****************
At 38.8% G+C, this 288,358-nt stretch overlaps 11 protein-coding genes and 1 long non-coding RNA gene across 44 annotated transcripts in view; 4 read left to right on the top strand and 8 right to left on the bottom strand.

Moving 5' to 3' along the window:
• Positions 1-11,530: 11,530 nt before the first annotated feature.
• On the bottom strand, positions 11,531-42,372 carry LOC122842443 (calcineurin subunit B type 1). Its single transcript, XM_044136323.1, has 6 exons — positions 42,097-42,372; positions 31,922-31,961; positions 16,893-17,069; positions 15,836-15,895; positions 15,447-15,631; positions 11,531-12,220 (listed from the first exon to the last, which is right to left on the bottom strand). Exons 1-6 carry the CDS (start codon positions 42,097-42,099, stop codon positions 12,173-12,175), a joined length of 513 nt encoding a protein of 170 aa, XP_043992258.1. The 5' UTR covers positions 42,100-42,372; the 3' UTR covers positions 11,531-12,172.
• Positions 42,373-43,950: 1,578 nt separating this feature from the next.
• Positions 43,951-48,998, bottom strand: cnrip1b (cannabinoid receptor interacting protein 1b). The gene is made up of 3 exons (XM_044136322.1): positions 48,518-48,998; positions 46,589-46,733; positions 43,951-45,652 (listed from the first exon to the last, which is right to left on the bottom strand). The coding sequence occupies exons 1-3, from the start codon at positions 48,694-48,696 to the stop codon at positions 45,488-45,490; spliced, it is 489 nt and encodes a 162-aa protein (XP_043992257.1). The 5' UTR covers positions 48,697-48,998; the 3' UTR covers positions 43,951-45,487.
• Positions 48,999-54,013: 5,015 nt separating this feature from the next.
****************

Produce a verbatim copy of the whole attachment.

At 38.8% G+C, this 288,358-nt stretch overlaps 11 protein-coding genes and 1 long non-coding RNA gene across 44 annotated transcripts in view; 4 read left to right on the top strand and 8 right to left on the bottom strand.

Moving 5' to 3' along the window:
• Positions 1-11,530: 11,530 nt before the first annotated feature.
• On the bottom strand, positions 11,531-42,372 carry LOC122842443 (calcineurin subunit B type 1). Its single transcript, XM_044136323.1, has 6 exons — positions 42,097-42,372; positions 31,922-31,961; positions 16,893-17,069; positions 15,836-15,895; positions 15,447-15,631; positions 11,531-12,220 (listed from the first exon to the last, which is right to left on the bottom strand). Exons 1-6 carry the CDS (start codon positions 42,097-42,099, stop codon positions 12,173-12,175), a joined length of 513 nt encoding a protein of 170 aa, XP_043992258.1. The 5' UTR covers positions 42,100-42,372; the 3' UTR covers positions 11,531-12,172.
• Positions 42,373-43,950: 1,578 nt separating this feature from the next.
• Positions 43,951-48,998, bottom strand: cnrip1b (cannabinoid receptor interacting protein 1b). The gene is made up of 3 exons (XM_044136322.1): positions 48,518-48,998; positions 46,589-46,733; positions 43,951-45,652 (listed from the first exon to the last, which is right to left on the bottom strand). The coding sequence occupies exons 1-3, from the start codon at positions 48,694-48,696 to the stop codon at positions 45,488-45,490; spliced, it is 489 nt and encodes a 162-aa protein (XP_043992257.1). The 5' UTR covers positions 48,697-48,998; the 3' UTR covers positions 43,951-45,487.
• Positions 48,999-54,013: 5,015 nt separating this feature from the next.